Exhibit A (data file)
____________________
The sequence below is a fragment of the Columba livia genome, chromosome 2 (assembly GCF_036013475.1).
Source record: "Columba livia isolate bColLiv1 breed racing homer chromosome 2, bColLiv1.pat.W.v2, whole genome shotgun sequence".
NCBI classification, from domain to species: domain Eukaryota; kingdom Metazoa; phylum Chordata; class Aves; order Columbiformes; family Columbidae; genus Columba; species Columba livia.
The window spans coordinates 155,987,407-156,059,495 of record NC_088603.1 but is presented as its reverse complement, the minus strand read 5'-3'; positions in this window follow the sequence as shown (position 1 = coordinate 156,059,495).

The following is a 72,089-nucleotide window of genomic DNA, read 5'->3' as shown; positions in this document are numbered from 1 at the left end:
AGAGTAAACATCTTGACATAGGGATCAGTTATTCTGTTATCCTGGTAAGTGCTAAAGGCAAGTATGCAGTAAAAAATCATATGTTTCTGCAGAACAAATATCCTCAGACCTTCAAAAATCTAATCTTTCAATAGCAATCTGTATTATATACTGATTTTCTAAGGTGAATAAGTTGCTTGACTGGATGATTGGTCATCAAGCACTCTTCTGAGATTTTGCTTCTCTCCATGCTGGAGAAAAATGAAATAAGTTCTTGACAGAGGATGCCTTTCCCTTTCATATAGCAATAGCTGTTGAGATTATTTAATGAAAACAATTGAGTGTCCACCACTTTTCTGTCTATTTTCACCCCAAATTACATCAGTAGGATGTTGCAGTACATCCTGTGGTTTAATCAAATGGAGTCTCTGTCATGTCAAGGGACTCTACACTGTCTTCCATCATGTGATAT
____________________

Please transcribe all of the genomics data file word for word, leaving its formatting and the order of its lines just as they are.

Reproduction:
The sequence below is a fragment of the Columba livia genome, chromosome 2 (assembly GCF_036013475.1).
Source record: "Columba livia isolate bColLiv1 breed racing homer chromosome 2, bColLiv1.pat.W.v2, whole genome shotgun sequence".
NCBI classification, from domain to species: domain Eukaryota; kingdom Metazoa; phylum Chordata; class Aves; order Columbiformes; family Columbidae; genus Columba; species Columba livia.
The window spans coordinates 155,987,407-156,059,495 of record NC_088603.1 but is presented as its reverse complement, the minus strand read 5'-3'; positions in this window follow the sequence as shown (position 1 = coordinate 156,059,495).

The following is a 72,089-nucleotide window of genomic DNA, read 5'->3' as shown; positions in this document are numbered from 1 at the left end:
AGAGTAAACATCTTGACATAGGGATCAGTTATTCTGTTATCCTGGTAAGTGCTAAAGGCAAGTATGCAGTAAAAAATCATATGTTTCTGCAGAACAAATATCCTCAGACCTTCAAAAATCTAATCTTTCAATAGCAATCTGTATTATATACTGATTTTCTAAGGTGAATAAGTTGCTTGACTGGATGATTGGTCATCAAGCACTCTTCTGAGATTTTGCTTCTCTCCATGCTGGAGAAAAATGAAATAAGTTCTTGACAGAGGATGCCTTTCCCTTTCATATAGCAATAGCTGTTGAGATTATTTAATGAAAACAATTGAGTGTCCACCACTTTTCTGTCTATTTTCACCCCAAATTACATCAGTAGGATGTTGCAGTACATCCTGTGGTTTAATCAAATGGAGTCTCTGTCATGTCAAGGGACTCTACACTGTCTTCCATCATGTGATAT